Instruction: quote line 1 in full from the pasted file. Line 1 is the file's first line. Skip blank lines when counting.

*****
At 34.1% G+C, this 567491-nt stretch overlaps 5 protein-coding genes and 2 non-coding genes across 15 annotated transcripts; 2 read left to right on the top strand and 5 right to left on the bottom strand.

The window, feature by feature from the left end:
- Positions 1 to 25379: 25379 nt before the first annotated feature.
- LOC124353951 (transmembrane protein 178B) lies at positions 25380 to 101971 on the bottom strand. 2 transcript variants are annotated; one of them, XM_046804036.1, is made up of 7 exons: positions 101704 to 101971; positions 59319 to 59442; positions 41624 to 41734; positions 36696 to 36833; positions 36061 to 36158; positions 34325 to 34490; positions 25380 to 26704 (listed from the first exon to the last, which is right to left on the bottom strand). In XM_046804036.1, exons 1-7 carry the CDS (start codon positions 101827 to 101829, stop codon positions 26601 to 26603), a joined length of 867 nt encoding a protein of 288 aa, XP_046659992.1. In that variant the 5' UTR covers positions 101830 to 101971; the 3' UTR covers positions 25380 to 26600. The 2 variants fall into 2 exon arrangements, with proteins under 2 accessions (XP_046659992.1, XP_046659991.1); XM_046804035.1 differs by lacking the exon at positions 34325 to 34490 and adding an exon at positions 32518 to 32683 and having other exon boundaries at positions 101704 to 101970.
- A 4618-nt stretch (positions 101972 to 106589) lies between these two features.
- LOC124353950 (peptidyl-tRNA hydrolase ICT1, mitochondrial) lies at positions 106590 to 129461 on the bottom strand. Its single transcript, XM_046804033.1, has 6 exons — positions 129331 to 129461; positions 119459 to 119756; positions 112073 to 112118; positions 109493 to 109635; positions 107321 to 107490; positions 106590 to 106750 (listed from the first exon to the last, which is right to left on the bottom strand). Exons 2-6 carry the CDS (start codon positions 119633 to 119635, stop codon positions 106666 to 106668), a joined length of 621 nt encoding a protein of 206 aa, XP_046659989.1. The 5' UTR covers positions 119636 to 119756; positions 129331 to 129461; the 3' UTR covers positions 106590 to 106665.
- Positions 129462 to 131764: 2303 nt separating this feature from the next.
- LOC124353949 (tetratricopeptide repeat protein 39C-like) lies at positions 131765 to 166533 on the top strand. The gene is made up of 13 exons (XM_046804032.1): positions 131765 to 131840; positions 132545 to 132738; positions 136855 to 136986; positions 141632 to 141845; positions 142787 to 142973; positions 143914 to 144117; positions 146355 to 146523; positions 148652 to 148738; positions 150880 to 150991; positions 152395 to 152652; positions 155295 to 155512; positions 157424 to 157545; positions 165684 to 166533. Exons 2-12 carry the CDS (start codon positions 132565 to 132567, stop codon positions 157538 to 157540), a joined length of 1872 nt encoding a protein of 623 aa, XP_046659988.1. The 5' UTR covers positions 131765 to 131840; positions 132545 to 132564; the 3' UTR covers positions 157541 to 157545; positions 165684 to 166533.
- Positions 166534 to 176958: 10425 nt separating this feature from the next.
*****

At 34.1% G+C, this 567491-nt stretch overlaps 5 protein-coding genes and 2 non-coding genes across 15 annotated transcripts; 2 read left to right on the top strand and 5 right to left on the bottom strand.